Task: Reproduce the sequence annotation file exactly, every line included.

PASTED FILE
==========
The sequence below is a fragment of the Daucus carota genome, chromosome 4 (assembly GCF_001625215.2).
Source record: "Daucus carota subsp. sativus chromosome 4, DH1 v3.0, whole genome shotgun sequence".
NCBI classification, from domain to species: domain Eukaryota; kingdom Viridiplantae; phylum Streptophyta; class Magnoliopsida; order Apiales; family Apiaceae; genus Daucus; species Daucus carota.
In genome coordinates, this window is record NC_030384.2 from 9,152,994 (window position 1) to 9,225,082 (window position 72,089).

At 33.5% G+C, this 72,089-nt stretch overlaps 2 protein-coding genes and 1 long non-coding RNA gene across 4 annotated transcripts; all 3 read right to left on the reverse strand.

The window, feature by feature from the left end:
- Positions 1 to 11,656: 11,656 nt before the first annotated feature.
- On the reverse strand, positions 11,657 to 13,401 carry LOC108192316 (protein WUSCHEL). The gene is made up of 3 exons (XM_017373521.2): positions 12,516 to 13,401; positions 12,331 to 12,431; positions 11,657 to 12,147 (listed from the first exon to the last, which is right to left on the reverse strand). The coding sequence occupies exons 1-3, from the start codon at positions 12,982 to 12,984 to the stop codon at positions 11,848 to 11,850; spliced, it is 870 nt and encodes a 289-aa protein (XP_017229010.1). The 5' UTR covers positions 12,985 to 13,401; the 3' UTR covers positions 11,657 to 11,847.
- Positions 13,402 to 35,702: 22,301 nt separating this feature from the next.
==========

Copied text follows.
The sequence below is a fragment of the Daucus carota genome, chromosome 4 (assembly GCF_001625215.2).
Source record: "Daucus carota subsp. sativus chromosome 4, DH1 v3.0, whole genome shotgun sequence".
NCBI classification, from domain to species: domain Eukaryota; kingdom Viridiplantae; phylum Streptophyta; class Magnoliopsida; order Apiales; family Apiaceae; genus Daucus; species Daucus carota.
In genome coordinates, this window is record NC_030384.2 from 9,152,994 (window position 1) to 9,225,082 (window position 72,089).

At 33.5% G+C, this 72,089-nt stretch overlaps 2 protein-coding genes and 1 long non-coding RNA gene across 4 annotated transcripts; all 3 read right to left on the reverse strand.

The window, feature by feature from the left end:
- Positions 1 to 11,656: 11,656 nt before the first annotated feature.
- On the reverse strand, positions 11,657 to 13,401 carry LOC108192316 (protein WUSCHEL). The gene is made up of 3 exons (XM_017373521.2): positions 12,516 to 13,401; positions 12,331 to 12,431; positions 11,657 to 12,147 (listed from the first exon to the last, which is right to left on the reverse strand). The coding sequence occupies exons 1-3, from the start codon at positions 12,982 to 12,984 to the stop codon at positions 11,848 to 11,850; spliced, it is 870 nt and encodes a 289-aa protein (XP_017229010.1). The 5' UTR covers positions 12,985 to 13,401; the 3' UTR covers positions 11,657 to 11,847.
- Positions 13,402 to 35,702: 22,301 nt separating this feature from the next.